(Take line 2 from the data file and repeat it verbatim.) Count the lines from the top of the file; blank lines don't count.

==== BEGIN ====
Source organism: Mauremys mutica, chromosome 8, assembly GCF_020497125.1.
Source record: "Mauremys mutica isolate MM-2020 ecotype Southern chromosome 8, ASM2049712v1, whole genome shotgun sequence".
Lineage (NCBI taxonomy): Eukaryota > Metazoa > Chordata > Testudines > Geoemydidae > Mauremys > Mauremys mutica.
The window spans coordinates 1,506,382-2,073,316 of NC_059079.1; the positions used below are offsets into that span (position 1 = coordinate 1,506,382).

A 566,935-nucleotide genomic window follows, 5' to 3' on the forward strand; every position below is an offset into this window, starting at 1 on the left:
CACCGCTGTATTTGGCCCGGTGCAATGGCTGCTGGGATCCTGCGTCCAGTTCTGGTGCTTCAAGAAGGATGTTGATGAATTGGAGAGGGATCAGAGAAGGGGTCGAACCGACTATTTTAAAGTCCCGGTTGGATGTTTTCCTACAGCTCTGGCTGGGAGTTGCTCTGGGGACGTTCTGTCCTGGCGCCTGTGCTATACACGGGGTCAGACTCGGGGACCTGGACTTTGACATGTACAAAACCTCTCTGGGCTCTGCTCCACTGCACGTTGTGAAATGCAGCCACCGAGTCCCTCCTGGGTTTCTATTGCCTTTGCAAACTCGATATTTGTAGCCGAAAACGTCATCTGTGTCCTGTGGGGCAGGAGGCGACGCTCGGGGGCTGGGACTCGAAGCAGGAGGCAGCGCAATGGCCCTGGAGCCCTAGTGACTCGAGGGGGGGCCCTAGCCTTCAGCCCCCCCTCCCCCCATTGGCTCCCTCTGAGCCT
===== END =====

Source record: "Mauremys mutica isolate MM-2020 ecotype Southern chromosome 8, ASM2049712v1, whole genome shotgun sequence".